Microsoft on Tuesday issued its standard monthly set of software patches, and by all accounts it was a relatively uneventful month, with six patches, only one of which is rated as Critical. But that Critical fix is a big one, a remote desktop flaw that the software giant essentially promised would result in attacks within the month.
"Due to the attractiveness of this vulnerability to attackers, we anticipate that an exploit for code execution will be developed in the next 30 days," Microsoft's Suha Can and Jonathan Ness wrote in the company's Security Research and Defense blog, setting off alarms for security researchers worldwide.
According to Microsoft, the remote desktop flaw could lead to remote code execution. And though this service, called Remote Desktop Protocol (RDP), is disabled by default in Windows, it's used by many businesses and thus is expected to be attacked quickly.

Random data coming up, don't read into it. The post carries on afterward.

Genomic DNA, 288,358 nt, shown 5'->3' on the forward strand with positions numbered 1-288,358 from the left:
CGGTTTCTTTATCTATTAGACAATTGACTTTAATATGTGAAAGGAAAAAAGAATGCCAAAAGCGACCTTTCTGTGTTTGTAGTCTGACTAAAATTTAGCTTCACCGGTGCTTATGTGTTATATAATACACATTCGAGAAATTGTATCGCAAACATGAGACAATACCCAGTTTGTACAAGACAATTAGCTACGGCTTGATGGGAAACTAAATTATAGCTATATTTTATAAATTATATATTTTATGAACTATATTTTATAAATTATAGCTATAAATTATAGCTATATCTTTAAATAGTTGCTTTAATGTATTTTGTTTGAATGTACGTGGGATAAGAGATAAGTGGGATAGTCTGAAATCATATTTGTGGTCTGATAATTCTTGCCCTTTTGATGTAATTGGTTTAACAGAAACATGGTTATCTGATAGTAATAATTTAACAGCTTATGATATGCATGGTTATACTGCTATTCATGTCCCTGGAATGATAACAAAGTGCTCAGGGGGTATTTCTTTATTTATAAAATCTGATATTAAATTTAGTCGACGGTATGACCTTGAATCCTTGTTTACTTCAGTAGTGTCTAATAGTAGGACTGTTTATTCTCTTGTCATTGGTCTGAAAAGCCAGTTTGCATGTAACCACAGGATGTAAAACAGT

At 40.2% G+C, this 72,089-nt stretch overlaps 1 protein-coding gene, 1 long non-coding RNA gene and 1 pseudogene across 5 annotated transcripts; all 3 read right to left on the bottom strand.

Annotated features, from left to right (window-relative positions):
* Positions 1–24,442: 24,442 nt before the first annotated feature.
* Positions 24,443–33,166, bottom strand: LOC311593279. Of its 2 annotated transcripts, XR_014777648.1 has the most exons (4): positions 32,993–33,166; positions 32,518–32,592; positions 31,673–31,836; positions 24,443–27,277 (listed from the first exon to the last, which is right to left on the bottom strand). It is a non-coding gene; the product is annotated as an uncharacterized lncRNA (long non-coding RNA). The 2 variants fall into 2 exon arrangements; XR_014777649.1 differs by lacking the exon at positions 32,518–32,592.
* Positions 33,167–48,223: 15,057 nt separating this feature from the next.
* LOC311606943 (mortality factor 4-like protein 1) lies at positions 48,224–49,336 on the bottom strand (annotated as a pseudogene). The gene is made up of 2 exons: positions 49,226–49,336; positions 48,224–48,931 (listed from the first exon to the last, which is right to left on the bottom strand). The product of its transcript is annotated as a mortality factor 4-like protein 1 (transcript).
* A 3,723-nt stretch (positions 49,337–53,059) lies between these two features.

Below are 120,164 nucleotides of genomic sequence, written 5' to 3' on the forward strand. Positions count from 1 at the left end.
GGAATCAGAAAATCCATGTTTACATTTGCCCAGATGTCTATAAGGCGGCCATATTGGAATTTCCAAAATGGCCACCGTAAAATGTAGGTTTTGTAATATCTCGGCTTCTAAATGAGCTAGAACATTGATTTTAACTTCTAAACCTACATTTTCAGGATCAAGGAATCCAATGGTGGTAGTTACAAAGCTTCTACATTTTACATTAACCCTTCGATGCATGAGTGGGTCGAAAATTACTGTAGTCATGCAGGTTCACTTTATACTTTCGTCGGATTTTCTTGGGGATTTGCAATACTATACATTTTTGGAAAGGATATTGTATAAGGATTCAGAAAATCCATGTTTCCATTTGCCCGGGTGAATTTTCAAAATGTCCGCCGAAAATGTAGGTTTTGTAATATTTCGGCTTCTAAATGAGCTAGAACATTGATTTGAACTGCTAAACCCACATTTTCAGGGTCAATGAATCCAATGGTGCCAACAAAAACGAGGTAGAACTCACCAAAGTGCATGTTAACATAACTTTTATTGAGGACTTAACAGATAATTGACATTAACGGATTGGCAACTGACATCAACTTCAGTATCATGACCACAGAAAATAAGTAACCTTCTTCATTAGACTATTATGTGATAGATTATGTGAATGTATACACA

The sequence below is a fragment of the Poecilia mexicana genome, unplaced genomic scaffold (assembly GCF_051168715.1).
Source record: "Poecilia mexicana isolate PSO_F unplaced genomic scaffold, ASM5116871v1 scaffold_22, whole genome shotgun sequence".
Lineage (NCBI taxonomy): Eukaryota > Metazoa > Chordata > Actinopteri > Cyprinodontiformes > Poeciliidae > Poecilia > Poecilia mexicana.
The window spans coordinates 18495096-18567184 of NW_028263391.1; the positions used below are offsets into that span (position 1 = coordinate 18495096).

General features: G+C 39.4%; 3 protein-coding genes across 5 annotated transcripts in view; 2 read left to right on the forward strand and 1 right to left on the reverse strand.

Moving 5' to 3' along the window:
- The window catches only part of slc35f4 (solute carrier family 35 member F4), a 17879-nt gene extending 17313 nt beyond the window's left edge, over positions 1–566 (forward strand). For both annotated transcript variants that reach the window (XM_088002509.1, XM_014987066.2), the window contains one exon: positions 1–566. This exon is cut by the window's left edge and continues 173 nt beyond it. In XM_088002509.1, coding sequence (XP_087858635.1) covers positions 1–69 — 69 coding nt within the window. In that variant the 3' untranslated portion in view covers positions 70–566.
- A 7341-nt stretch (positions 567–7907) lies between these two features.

As a result, Microsoft has provided workarounds that will mitigate the issues ahead of patch deployment. The workarounds are available as Microsoft Fix It solutions, which essentially enable a feature called Network Level Authentication (NLA) for RDP.
Aside from the remote desktop flaw, this month's patches are hardly notable. The remaining fixes include flaws in various Windows, Visual Studio, and Expression Design versions.
You can find out more about Microsoft's March 2012 security bulletins and fixes on the company's Security Response Center blog.